Car safety should be a priority when travelling with your pug. In fact, unrestrained dogs distract divers and end up causing tens of thousands of car accidents every year. Keeping your pug restrained in the car doesn’t just keep them safe, it also protects you and your passengers, as well as helps prevent accidents. Taking precautions to keep your pug safe and comfortable on the road is therefore essential for a smooth and successful trip.
Seat belts and harnesses
A car seat belt designed for dogs can help keep your pug in place during road travel. 65% of pet owners admit being distracted by their pets while driving, according to AAA & Kurgo Pet Passenger survey. In the US, eight people are killed everyday due to distracted driving. Working just the same as regular seat belts, dog seat belts attach to your pug’s collar or harness while the other end clips into the buckle in your car. They’re adjustable to suit your pug’s body, however, sometimes these seat belts can still end up being a little too long for pugs. As long as they fit properly, dog seat belts will give your pug room to sit upright in the car without them tumbling around too much.
Alternatively, a car harness tends to be a more secure (yet also more expensive) option. These fit over your pug’s own collar or harness before attaching to your car seat belt, making your pug extra secure. A dog harness is a safer option for your pug than a seat belt. If you were to get into a traffic accident, a dog harness functions to distribute the force of a sudden jolt or impact, which in turn lessens the strain or injury a single area of your pug’s body may otherwise sustain. Even better, these car harnesses usually also double function as a walking harness.
But, you also have a third option for your pug: a car booster seat. Booster seats are ideal for dogs who love to look out the window during tips. If, however, this tends to over-excite your pug, you can remedy this by choosing a shorter design. Booster seats can also help pugs who tend to get anxious or motion sickness in the car as they provide a cosy and stationary haven while everything else is moving. Measure the weight and length of your pug, so you can choose the right size seat for them.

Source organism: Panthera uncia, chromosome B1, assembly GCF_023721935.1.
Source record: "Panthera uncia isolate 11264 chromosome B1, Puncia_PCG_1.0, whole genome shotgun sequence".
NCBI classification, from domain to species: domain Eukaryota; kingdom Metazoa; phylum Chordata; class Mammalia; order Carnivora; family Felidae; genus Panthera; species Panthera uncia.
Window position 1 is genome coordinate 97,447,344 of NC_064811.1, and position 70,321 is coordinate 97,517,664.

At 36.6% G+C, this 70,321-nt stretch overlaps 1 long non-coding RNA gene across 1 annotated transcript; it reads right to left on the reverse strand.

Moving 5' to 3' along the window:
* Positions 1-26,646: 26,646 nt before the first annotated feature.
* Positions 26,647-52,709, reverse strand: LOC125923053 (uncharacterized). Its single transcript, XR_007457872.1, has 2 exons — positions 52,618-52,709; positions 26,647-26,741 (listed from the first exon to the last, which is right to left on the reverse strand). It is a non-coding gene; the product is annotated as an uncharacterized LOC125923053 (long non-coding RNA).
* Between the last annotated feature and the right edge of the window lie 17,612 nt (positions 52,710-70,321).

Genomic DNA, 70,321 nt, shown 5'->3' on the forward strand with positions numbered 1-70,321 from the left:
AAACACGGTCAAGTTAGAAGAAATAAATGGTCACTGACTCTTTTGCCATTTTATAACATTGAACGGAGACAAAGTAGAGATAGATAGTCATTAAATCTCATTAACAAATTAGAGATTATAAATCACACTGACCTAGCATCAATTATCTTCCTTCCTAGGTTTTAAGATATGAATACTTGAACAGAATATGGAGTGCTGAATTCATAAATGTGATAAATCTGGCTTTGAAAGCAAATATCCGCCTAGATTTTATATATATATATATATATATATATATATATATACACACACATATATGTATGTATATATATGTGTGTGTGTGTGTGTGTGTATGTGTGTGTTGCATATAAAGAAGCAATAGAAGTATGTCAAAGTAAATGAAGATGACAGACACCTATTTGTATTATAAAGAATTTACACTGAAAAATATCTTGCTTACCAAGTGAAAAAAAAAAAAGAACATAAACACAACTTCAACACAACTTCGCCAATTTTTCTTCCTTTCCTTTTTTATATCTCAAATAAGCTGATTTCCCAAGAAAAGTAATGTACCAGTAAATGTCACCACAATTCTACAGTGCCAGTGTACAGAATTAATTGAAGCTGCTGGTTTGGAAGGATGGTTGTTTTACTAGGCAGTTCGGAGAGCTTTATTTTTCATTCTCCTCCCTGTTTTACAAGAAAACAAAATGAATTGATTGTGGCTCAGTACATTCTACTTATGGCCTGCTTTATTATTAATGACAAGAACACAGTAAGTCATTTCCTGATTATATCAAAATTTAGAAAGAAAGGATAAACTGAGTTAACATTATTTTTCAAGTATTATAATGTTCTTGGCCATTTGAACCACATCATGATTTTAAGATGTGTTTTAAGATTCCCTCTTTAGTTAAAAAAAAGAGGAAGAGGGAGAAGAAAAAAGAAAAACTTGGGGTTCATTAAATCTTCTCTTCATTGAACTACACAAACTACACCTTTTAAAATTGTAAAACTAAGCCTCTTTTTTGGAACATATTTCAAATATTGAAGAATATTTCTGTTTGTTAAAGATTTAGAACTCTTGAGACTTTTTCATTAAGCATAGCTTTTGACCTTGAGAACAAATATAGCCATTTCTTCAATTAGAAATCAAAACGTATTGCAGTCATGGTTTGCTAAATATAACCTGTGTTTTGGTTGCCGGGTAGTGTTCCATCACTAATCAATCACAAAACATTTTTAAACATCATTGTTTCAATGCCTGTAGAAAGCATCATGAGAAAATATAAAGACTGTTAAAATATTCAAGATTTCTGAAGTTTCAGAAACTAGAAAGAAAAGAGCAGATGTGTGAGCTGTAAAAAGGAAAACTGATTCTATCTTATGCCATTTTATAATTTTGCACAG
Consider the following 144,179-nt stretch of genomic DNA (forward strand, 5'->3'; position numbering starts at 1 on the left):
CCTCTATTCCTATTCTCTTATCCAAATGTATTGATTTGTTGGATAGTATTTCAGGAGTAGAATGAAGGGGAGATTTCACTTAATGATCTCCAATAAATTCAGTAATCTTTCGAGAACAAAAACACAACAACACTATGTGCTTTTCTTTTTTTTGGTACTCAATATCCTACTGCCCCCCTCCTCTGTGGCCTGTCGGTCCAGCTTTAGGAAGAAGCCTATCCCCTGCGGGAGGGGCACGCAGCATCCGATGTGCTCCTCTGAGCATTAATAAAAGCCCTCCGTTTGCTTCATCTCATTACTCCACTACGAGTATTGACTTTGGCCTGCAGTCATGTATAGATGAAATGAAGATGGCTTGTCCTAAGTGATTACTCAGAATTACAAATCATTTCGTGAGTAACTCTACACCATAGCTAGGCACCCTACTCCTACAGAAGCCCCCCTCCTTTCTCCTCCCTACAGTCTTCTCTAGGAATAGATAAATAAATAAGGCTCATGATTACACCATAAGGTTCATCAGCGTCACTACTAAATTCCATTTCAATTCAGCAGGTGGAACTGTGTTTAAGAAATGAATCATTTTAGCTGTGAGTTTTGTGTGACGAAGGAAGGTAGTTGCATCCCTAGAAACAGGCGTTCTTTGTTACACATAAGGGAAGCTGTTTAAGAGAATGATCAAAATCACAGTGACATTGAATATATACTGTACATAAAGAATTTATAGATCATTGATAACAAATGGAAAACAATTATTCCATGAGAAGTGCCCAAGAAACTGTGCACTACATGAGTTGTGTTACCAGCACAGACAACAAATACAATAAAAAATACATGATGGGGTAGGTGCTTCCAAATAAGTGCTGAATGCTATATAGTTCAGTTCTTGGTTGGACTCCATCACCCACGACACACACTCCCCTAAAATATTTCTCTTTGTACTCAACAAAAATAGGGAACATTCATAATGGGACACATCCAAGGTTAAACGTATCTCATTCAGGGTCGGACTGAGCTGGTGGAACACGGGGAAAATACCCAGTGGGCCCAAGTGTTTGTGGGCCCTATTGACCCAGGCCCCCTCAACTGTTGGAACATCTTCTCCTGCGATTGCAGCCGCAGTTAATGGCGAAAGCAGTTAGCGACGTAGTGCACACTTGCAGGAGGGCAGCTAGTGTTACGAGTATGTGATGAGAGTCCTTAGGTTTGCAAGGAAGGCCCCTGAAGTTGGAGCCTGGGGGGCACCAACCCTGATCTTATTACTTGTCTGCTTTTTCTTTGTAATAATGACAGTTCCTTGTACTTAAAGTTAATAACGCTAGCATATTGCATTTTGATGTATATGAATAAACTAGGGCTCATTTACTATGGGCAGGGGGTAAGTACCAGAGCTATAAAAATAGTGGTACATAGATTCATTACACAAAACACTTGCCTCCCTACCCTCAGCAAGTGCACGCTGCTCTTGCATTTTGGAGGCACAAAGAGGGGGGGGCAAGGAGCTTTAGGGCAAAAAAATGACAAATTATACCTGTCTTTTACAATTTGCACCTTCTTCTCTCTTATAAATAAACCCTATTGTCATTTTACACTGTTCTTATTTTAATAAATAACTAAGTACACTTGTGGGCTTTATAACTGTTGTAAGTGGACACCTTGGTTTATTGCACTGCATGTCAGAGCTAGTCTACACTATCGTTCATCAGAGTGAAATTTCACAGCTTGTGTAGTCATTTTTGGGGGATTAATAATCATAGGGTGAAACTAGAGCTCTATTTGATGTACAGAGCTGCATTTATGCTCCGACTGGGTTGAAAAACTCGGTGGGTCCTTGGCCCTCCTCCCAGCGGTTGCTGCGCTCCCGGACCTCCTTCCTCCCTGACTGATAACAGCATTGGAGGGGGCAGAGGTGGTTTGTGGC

Improving car safety
Driving a reliable car designed for optimal road safety will help keep you and your pug safe during travel. In a road accident, larger vehicles, for example, are naturally going to sustain less damage than smaller cars. A large bumper will absorb most of the crash impact, resulting in less harm to passengers. Ideally, you’ll want to start taking your pug in your car from a young age — this increases the likelihood of them being calm and happy during car journeys. Before you start going on trips together, get your pug used to sitting with you in a stationary car. You can then start introducing short trips before eventually building up to longer journeys. By making the journeys fun and ending them with something like a walk or a treat, your pug will likely develop positive feelings about car rides.